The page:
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Dear Andrew

Sorry for going off at a tangent, easy done!

It is possible that the power supply was not all that it could be. It may have 
been expedient to either drop the frequency or, more probable, the draw on the 
power stations was such that the generators lost momentum at certain times 
in the day. 

This is what happens even today when a blackout is tripped - too much energy 
being pulled from the grid and the network collapses as generators can't keep 
up with the demand. To alleviate this you can drop the frequency.

I don't know enough about the power supply in Argentina I'm afraid but  
knowing that between the early 1930s and 1990s the Argentine economy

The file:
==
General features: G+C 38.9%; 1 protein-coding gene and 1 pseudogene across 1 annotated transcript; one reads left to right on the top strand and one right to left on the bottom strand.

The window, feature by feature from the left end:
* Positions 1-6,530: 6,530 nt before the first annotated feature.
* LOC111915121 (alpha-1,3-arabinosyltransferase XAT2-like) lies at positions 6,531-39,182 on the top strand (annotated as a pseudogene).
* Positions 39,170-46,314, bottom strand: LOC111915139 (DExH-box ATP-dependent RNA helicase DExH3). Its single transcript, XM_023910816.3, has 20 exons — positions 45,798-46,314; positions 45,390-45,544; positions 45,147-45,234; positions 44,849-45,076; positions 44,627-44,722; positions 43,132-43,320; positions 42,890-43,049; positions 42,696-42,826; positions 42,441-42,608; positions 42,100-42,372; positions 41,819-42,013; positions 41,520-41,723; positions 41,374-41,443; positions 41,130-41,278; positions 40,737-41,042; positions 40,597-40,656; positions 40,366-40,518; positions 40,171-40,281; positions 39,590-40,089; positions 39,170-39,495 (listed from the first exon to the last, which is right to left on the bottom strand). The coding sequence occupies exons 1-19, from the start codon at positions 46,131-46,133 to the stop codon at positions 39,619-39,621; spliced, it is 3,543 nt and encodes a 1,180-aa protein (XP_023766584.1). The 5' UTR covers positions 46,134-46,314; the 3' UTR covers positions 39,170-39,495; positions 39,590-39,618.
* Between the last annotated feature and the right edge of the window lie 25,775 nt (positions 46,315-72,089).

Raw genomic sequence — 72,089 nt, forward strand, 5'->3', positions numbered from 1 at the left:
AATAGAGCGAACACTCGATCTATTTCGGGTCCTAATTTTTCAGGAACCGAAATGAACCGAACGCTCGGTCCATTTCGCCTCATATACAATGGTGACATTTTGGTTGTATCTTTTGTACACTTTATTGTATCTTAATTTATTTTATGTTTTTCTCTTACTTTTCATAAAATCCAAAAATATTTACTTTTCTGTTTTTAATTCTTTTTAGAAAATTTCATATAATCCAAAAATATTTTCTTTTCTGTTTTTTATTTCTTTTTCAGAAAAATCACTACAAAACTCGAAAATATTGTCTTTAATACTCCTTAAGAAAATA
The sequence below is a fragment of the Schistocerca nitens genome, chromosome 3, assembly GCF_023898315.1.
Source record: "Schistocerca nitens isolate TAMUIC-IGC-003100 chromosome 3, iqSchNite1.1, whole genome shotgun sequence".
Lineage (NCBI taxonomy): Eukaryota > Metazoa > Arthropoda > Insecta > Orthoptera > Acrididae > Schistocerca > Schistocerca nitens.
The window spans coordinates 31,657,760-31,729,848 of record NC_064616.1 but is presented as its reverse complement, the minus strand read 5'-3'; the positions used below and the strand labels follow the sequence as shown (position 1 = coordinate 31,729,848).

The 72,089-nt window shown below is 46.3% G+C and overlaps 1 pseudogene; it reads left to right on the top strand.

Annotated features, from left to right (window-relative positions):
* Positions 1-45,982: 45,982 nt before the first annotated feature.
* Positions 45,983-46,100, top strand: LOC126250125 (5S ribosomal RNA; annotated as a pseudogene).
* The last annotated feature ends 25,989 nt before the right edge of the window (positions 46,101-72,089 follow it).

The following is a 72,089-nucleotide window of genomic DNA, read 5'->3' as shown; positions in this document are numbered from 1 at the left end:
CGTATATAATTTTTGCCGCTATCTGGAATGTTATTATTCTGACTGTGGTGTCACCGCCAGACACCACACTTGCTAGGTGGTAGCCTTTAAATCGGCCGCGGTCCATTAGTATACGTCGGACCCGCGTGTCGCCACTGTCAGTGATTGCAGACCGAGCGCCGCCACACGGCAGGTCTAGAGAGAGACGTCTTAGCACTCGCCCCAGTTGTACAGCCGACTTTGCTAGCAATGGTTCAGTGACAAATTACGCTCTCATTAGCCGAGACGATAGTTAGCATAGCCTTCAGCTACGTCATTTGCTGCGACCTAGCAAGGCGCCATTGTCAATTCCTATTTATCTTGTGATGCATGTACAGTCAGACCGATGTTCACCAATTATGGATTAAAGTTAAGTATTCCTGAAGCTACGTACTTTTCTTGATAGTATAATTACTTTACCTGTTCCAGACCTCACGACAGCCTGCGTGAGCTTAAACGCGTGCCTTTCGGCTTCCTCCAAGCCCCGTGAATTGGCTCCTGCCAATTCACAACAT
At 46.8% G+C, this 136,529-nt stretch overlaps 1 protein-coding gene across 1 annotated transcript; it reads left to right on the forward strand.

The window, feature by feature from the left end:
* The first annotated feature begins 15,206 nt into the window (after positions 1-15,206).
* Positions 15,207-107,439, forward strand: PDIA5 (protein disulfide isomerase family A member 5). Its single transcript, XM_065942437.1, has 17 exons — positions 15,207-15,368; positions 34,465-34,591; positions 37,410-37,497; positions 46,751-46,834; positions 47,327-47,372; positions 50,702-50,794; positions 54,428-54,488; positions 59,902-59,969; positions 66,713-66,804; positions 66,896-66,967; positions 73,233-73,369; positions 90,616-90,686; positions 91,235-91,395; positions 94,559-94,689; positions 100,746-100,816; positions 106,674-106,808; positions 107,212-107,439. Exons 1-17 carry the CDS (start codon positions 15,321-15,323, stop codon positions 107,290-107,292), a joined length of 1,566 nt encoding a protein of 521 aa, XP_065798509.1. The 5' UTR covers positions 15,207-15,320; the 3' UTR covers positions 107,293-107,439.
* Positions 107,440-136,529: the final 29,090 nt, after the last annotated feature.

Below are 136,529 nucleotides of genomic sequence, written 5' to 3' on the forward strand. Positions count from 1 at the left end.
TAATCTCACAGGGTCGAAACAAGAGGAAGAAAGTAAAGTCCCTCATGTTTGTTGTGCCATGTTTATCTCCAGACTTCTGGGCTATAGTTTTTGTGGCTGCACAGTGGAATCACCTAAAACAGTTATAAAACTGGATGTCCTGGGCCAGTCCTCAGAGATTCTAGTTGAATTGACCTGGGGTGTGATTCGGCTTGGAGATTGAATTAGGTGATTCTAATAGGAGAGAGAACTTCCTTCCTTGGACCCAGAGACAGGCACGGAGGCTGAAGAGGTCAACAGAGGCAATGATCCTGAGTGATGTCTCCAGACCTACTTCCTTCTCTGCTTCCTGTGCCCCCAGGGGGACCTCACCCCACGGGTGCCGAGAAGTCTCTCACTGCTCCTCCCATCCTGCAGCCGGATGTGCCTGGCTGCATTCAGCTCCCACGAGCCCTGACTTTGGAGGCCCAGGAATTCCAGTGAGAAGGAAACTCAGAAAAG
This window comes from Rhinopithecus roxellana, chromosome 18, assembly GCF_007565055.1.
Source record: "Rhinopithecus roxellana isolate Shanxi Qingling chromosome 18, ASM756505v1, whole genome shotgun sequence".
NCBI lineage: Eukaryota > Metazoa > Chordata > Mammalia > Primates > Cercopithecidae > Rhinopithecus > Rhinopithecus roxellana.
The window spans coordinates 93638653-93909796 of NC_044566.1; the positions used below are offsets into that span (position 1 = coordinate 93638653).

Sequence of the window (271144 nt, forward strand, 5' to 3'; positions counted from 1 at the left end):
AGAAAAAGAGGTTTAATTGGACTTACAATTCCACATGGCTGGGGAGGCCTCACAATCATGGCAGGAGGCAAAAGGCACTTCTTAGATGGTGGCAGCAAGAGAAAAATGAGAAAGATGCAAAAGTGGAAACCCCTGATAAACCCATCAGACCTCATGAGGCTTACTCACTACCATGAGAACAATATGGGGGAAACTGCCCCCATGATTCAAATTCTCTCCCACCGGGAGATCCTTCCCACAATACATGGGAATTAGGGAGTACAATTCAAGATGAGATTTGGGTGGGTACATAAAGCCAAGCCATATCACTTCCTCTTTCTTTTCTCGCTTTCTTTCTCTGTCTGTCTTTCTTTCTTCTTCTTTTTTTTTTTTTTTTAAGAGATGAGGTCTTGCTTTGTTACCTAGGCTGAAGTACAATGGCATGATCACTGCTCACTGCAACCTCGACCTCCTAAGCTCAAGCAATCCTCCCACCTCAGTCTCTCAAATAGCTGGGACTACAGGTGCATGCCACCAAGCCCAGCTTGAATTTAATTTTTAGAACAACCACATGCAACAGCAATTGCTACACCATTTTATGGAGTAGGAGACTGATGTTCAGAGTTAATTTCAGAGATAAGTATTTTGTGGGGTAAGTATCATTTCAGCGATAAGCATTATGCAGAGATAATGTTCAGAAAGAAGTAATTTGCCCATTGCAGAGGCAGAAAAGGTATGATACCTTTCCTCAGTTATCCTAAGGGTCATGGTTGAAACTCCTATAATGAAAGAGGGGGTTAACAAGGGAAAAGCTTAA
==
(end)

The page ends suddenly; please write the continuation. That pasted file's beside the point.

progressively deteriorated I don't doubt that the power supply was not all that it 
should be.

The power supply in the US and most other counties would be fine most of the 
time. However during wars, economic problems, lunch time and dinner time 
(nice combination of events) things can droop a bit.

I don't think that the frequency of hum is a sure way of getting the pitch right in 
recordings but it is fairly accurate most of the time but not a silver bullet.

This or a combination with other factors could be part of the answer. This is 
why a number of recording companies kept to weight driven recording 
equipment as it theoretically guaranteed a constant speed.

Jols